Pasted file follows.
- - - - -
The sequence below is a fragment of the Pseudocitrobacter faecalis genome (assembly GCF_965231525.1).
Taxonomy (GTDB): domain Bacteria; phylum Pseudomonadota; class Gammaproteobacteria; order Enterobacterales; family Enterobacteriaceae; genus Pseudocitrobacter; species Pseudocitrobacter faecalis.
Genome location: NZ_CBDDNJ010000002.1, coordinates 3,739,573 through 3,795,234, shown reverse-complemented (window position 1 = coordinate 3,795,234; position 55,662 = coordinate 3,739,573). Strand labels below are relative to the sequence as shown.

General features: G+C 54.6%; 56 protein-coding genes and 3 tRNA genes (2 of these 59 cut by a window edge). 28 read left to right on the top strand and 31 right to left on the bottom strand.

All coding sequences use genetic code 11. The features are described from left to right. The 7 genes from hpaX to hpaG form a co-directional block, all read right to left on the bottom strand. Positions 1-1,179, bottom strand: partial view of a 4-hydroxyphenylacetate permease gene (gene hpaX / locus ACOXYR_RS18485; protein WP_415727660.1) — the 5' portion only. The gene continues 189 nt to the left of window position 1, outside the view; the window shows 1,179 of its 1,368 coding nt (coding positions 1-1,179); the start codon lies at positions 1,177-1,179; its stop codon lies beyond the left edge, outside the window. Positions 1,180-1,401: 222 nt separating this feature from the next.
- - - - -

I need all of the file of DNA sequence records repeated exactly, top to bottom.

The sequence below is a fragment of the Pseudocitrobacter faecalis genome (assembly GCF_965231525.1).
Taxonomy (GTDB): domain Bacteria; phylum Pseudomonadota; class Gammaproteobacteria; order Enterobacterales; family Enterobacteriaceae; genus Pseudocitrobacter; species Pseudocitrobacter faecalis.
Genome location: NZ_CBDDNJ010000002.1, coordinates 3,739,573 through 3,795,234, shown reverse-complemented (window position 1 = coordinate 3,795,234; position 55,662 = coordinate 3,739,573). Strand labels below are relative to the sequence as shown.

General features: G+C 54.6%; 56 protein-coding genes and 3 tRNA genes (2 of these 59 cut by a window edge). 28 read left to right on the top strand and 31 right to left on the bottom strand.

All coding sequences use genetic code 11. The features are described from left to right. The 7 genes from hpaX to hpaG form a co-directional block, all read right to left on the bottom strand. Positions 1-1,179, bottom strand: partial view of a 4-hydroxyphenylacetate permease gene (gene hpaX / locus ACOXYR_RS18485; protein WP_415727660.1) — the 5' portion only. The gene continues 189 nt to the left of window position 1, outside the view; the window shows 1,179 of its 1,368 coding nt (coding positions 1-1,179); the start codon lies at positions 1,177-1,179; its stop codon lies beyond the left edge, outside the window. Positions 1,180-1,401: 222 nt separating this feature from the next.